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  1. Link raises an excellent question. I think he formulates it best at the end, where he seems to acknowledge that having the language necessary to articulate certain real or illusory problems may be worth the trouble of having the problems.

    I don’t have a general view of why it might be better to have a higher or lower noun/verb ratio. But I have a suspicion on the subject, and a few other little things to say. I wish I understood the whole business much better.

    The suspicion is that nouns make it easier to formulate complex ideas compactly. I don’t have a general argument for this, but consider Link’s example:

    For example, when electrical impulses are speeding along neurons in the brain, might not a verb be best? Why do we create the noun “neural connectivity” and then refer to it as an actor: “neural connectivity makes it natural for complex metaphorical mappings to be built”?

    (If merely having an effect counts as being an “actor,” then how much worse if we multiply verbs! Are those electrical impulses “voyagers”?)

    Link’s “electrical impulses are speeding along neurons in the brain,” is of course not a verb phrase; it is a complete sentence with three nouns and one verb. And does not begin to capture the idea of neural connectivity, though it is far longer. Better would be “lots of neurons are connected to lots of others.” But because that too is a full sentence, it is harder to combine with other ideas in a compact sentence. Try using it to make an equivalent for “across species, high neural connectivity correlates with better maze performance,” without significant losses in compactness and even clarity. Or take Link’s sentence “electrical impulses are speeding along neurons in the brain,” and try restating it using a verb instead of the abstract noun “electrical impulses.”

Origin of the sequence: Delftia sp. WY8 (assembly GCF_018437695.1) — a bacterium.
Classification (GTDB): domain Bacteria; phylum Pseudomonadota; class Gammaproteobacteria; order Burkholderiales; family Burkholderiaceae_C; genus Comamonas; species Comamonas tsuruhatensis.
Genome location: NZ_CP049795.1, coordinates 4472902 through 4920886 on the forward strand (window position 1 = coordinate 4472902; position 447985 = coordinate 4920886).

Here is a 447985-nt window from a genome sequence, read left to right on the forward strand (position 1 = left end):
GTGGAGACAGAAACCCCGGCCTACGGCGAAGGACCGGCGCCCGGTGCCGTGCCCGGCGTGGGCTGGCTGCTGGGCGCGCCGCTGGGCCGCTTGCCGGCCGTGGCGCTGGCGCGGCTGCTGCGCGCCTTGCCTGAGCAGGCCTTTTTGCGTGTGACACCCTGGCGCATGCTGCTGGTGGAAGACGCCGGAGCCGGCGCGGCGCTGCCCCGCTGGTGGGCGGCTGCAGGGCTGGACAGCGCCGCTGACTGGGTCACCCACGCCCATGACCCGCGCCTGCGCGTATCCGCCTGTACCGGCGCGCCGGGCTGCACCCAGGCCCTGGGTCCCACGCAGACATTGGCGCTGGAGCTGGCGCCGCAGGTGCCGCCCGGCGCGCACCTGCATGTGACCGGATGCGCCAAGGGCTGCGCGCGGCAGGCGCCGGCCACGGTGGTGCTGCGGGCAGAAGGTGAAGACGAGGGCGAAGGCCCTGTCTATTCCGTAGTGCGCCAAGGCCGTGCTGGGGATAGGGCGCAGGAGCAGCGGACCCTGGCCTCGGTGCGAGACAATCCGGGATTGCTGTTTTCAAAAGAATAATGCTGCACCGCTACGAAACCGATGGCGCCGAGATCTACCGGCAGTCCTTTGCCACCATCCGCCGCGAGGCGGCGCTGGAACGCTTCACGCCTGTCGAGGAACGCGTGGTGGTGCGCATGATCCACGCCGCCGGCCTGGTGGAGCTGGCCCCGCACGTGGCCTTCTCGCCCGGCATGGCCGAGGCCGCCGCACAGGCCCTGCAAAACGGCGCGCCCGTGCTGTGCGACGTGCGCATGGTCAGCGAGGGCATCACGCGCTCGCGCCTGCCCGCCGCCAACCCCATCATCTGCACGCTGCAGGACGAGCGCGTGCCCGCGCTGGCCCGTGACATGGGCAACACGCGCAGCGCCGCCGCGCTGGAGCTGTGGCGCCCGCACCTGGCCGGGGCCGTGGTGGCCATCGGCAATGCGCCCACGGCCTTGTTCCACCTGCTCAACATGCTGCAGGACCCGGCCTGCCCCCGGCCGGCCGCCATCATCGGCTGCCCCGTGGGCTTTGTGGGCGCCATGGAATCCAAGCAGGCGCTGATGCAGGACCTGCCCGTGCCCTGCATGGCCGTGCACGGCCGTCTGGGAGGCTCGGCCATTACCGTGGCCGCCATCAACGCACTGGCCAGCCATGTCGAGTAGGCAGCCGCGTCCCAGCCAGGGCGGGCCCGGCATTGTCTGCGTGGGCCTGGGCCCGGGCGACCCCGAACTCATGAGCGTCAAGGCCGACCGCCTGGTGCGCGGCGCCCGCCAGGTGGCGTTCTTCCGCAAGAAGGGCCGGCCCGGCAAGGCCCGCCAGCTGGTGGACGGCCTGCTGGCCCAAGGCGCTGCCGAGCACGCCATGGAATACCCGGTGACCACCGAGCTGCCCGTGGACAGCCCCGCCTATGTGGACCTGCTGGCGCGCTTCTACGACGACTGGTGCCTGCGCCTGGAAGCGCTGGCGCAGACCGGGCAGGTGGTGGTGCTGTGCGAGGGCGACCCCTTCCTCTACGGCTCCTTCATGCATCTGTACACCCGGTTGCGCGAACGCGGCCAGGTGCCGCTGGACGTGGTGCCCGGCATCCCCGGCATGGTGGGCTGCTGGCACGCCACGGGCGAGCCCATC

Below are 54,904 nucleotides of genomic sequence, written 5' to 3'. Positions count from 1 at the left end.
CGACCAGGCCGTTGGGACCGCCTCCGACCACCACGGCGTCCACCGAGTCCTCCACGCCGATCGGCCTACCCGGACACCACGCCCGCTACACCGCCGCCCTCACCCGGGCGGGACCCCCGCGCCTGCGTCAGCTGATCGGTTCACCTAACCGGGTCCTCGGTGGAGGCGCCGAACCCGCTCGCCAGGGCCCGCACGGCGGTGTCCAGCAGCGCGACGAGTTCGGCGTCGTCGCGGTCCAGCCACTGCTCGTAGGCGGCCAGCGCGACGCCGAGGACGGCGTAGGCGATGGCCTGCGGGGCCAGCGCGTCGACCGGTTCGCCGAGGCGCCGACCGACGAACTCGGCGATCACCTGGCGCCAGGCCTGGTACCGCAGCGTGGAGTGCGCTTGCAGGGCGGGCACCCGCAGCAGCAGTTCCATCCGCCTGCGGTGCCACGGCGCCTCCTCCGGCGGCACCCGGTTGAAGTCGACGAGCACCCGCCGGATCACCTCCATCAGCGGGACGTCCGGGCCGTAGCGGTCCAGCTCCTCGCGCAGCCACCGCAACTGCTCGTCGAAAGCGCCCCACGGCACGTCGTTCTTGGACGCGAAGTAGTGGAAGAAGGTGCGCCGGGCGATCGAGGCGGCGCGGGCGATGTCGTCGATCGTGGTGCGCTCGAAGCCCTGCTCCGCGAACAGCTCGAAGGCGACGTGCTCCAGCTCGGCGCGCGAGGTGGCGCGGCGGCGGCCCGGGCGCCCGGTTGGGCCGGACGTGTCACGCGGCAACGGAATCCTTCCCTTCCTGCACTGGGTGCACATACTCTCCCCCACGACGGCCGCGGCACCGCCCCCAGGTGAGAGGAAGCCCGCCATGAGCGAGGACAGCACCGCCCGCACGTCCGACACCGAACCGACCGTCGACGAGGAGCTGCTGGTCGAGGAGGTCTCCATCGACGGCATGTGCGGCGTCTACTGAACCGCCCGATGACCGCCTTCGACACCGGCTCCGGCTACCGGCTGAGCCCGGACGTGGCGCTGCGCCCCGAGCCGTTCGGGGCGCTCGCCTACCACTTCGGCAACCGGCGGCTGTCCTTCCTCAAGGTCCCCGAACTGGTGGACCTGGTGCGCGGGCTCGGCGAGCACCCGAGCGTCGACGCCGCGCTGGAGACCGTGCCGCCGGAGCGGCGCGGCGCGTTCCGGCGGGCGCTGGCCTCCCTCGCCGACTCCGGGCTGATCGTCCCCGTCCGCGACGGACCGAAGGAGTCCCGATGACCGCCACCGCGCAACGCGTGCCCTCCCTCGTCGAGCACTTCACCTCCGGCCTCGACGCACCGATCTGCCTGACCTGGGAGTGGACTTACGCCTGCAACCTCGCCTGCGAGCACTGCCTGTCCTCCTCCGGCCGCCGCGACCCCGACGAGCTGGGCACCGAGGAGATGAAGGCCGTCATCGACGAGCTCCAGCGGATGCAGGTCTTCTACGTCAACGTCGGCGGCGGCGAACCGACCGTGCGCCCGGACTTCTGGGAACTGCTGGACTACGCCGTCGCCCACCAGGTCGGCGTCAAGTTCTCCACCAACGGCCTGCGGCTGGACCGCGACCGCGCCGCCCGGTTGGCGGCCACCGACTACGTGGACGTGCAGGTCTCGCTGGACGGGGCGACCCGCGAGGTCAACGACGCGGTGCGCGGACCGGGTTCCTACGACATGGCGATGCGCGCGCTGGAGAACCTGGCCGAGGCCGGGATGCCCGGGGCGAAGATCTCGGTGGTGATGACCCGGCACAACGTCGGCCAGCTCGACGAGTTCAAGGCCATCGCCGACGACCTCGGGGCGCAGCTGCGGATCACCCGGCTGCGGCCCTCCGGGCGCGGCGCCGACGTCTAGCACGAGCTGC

One could of course replace the noun phrase “neural connectivity” with a longer noun phrase: “how well or how much the neurons connect with each other” or “how many neurons connect with how many others as a proportion of the total number of neurons.”

    A famous point in Anglo philosophy, that we might call a point about the advantages of nouns, is W. V. O. Quine’s proposal about ontology.

    Ontology is the theory of what there is—of what kinds of things there are. Examples of ontological theories might be that everything is made up of yin and yang, or the four elements, or the five processes, or mind and matter; the game 20 Questions has associated with it the rough ontological assumption that everything is of animal, vegetable, or mineral.

    The idea that our language determines our ontological assumptions is a familiar one, for which the philosopher W. V. O. Quine (in Word and Object, 1964) borrowed the slogan “ontology recapitulates philology.” The slogan is a reference to the longstanding commonplace in Anglo philosophy that what looks like a philosophical problem could turn out to be a mere illusion of language. The slogan is a jest; it’s a play on the old biological catchphrase “ontogeny recapitulates phylogeny.”